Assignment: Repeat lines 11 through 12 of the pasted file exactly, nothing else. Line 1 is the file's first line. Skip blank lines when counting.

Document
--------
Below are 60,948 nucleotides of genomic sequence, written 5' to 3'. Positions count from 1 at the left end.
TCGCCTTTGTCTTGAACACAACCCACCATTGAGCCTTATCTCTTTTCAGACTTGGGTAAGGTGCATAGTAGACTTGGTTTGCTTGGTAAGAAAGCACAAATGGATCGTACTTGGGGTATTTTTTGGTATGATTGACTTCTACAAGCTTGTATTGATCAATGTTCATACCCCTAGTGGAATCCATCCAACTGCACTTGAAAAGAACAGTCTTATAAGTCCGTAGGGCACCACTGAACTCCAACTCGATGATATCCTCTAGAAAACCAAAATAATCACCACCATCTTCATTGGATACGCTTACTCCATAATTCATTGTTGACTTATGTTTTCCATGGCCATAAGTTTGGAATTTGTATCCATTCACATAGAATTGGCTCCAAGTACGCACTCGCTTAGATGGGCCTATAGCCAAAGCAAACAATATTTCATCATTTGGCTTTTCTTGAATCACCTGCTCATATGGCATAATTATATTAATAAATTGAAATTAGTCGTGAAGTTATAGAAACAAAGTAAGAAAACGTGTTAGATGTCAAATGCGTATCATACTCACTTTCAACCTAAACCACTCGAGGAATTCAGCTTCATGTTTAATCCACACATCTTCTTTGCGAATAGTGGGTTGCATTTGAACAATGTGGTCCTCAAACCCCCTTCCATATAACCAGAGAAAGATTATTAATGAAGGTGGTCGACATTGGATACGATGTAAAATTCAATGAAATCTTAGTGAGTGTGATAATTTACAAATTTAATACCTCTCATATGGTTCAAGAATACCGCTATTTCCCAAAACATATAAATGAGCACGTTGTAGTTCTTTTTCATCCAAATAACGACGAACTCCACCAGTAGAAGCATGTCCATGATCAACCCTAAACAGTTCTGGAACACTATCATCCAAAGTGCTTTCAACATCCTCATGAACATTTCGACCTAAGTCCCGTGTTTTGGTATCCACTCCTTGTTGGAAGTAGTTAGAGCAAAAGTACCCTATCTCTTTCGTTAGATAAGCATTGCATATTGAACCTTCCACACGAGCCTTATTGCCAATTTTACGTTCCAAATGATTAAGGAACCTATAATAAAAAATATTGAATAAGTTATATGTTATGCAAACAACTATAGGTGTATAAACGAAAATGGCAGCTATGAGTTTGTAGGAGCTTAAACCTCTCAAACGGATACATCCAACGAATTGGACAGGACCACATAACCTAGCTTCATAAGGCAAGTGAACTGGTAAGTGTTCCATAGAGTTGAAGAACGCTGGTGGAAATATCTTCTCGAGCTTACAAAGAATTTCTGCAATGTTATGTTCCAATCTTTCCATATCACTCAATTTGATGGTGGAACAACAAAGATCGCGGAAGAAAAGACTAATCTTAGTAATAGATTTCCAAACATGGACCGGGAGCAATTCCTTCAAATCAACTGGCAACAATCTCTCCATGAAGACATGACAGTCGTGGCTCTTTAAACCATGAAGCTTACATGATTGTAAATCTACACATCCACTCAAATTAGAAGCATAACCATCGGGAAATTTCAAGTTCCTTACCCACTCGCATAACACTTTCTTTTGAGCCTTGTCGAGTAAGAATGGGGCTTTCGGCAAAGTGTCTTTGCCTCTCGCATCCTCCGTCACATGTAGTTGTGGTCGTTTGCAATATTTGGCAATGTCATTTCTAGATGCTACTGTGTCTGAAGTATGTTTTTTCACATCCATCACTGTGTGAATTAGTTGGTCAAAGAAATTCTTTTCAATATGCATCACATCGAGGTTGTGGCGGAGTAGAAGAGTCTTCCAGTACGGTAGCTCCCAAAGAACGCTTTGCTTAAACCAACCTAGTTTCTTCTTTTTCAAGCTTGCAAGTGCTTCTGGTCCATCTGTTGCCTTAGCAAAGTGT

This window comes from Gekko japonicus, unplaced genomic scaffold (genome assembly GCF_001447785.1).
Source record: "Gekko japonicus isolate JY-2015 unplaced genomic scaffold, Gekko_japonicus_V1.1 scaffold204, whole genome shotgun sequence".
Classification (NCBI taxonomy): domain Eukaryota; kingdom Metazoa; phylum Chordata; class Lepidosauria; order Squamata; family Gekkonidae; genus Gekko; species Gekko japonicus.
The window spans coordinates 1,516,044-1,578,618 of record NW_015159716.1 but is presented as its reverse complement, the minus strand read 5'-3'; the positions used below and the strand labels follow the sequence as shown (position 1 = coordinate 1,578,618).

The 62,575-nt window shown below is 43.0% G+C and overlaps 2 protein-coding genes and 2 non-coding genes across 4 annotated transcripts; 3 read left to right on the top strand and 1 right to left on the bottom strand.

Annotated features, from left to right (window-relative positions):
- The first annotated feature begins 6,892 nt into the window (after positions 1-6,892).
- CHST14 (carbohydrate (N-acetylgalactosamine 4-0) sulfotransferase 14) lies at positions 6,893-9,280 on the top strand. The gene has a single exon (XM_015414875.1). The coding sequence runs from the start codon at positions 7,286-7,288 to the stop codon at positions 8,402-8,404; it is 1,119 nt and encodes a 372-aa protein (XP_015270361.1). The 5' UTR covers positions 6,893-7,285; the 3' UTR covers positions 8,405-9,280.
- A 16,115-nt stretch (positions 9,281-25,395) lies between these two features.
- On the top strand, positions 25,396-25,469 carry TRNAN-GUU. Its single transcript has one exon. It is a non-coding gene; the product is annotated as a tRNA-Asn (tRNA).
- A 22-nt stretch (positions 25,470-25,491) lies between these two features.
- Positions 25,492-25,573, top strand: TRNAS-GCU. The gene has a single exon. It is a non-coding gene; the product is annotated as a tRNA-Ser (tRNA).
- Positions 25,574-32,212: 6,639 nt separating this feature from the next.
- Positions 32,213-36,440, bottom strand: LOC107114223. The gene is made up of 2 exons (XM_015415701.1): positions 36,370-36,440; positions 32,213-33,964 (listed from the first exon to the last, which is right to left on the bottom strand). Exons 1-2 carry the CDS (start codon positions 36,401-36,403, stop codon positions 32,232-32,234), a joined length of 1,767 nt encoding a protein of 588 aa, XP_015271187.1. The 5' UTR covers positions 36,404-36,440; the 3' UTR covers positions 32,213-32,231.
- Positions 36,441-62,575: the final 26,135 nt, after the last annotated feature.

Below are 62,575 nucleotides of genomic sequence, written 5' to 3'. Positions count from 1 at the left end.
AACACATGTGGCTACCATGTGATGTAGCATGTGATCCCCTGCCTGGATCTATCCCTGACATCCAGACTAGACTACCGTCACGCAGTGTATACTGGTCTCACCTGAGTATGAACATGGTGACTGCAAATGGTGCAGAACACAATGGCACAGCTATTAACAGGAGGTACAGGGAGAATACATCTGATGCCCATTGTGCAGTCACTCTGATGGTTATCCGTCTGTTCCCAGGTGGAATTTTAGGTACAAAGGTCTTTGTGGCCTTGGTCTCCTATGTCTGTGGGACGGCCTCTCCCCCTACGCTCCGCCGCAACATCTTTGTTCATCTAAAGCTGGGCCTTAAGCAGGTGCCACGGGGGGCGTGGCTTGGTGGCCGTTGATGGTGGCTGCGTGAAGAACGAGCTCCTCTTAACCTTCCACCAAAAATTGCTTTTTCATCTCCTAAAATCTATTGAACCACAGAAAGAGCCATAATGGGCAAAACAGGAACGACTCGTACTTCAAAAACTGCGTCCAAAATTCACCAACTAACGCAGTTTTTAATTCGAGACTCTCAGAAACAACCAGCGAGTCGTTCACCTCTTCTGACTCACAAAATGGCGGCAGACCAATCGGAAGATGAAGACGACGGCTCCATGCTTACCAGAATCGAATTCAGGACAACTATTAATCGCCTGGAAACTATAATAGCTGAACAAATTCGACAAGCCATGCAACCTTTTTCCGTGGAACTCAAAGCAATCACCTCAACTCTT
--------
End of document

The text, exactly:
- A 16,115-nt stretch (positions 9,281-25,395) lies between these two features.
- On the top strand, positions 25,396-25,469 carry TRNAN-GUU. Its single transcript has one exon. It is a non-coding gene; the product is annotated as a tRNA-Asn (tRNA).